These days in order to apply for a job; you have to do it online. Safeway, Walmart, Home Depot and others all have this convenient computer kiosk to apply for a job, no more paper applications. Isn’t it great to be without paper? Until the computer breaks, then you head down to the library.
Libraries were blessed with Gates Grants many years ago that bridged the digital divide. A whole world of information was opened. Patrons began to rely on this technology, and then businesses did, then the Internal Revenue Service did, and then the Department of Economic Security did, and that is where problems began. In 1995, congress passed the Paperwork Reduction Act. Essentially, the use of paper for communication was to be reduced and an electronic format, preferably the Internet, was the preferred choice to provide information. It was great. You could get information from anywhere just by having a computer and Internet access. Many businesses are providing services online as well. Again, this is great if you have a computer and Internet access. After several reports, such as Falling Through the Net, people began realizing that there was a digital divide by creating this access. Before, you would have to travel far to get forms or call people on the phone, but since everything was online, there were no more forms, or people to call. The reply always was, oh well you can get that online… what’s that, you don’t have a computer? Well, then I can’t help you, sorry.
As information providers, public libraries stepped in and began offering computer and Internet access to the public. This move was further bolstered by a grant from the Bill and Melinda Gates Foundation, which essentially placed computers in most libraries across the United States. Problems did not arise until three years later.
This is where my library comes in. We had our original 11 gates grant computers. However, we had to teach people how to use these computers. The way our library is situated, we ended up placing all of our computers into one room with the exception of one. This led to obvious problems, as when class was in session, there was no public computer access at the library except for one computer. So we could not really teach the public how to use the computers without denying access to the rest of the population. We then began our experiments.
We received some operating capital funds from the city to provide us with a way to manage our computers through an automated system and to increase access. After shopping around, we came to the realization that this was not enough money to provide access and pay for a time management system. We came up with three solutions, one provide wireless internet access through Polaris’s Wireless Access Manager, use an open source product to manage the computers, and use thin clients to save money since we did not need full workstations.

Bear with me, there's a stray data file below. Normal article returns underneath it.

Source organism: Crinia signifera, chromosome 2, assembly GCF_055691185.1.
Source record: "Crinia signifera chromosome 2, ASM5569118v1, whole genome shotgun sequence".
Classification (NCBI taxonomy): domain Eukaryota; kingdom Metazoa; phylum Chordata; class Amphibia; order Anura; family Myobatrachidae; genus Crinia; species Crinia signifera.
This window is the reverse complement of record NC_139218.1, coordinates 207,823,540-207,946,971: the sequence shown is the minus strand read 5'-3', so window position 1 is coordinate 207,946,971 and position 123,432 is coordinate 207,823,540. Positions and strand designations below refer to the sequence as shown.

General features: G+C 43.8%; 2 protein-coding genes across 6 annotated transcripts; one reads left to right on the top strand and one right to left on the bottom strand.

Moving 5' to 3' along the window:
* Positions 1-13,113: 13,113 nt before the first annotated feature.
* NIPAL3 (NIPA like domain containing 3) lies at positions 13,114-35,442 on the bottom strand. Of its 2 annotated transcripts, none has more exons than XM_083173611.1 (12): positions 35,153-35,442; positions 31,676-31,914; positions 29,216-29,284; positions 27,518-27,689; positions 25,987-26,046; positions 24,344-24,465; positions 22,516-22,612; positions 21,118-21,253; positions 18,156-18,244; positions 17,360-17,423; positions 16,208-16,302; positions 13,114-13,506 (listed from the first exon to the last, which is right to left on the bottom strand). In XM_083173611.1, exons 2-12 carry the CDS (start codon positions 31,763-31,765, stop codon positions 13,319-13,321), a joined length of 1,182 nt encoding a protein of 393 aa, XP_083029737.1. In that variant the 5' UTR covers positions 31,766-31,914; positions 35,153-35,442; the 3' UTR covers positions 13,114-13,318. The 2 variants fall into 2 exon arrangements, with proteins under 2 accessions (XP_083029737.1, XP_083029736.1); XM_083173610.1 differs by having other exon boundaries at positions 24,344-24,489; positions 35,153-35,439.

The wireless worked great, at first. After some touch and go problems and with the system being down for an entire month after being available only for one month, it seemed to work fine. This saved some of the computers since during the winter visitor season as many of our visitors have laptops with wireless cards.
The open source product was a bust. We spent hundreds of hours working with the system for over nine months, only to have it blow up on us. Overworked library staff, overworked IT staff, and angry patrons only had one person to blame… me.
The thin client solution was the worst for us. Our IT could not get them to work the way they said they could. What ended up happening is that we just let people on them and told them they could only get internet access…but only if you are not using yahoo or hotmail…and you can’t print… and you can’t save anything…and…..and again, staff and patrons were frustrated. There is nothing like offering crappy service to the public. They let you know they are not happy and so will staff, and rightly so. You cannot offer a substandard service to the public. They will simply refuse to use the service. Our poor staff members with clipboards in hand monitoring the public were left trying to manage additional computers on two floors with some computers doing one thing and some computers doing another. With all the computers over three years old, the constant ctrl-alt-delete was giving them carpal tunnel.
It is always important when implementing technology to make sure all of the technology is the same and that the service is sustainable. Different computers with different abilities will only lead to disgruntled patrons, staff, and the general public. I was only saved in this process by another round of Gates Grants and a City funded project, which allowed me to replace all the thin clients with full workstations and the existing crappy workstations with brand new sleek ones.
So the moral of the story is not to implement technology without the ability to be consistent, having adequate IT staff support, knowing what your level of services is going to be, sustainability, and simply just knowing what you are doing. Technology is tricky and you should only provide what you can sustain. Also, make sure you get as much information as possible in order to make the best decision about what types of computers, technology, and other items to provide the best service available for your library.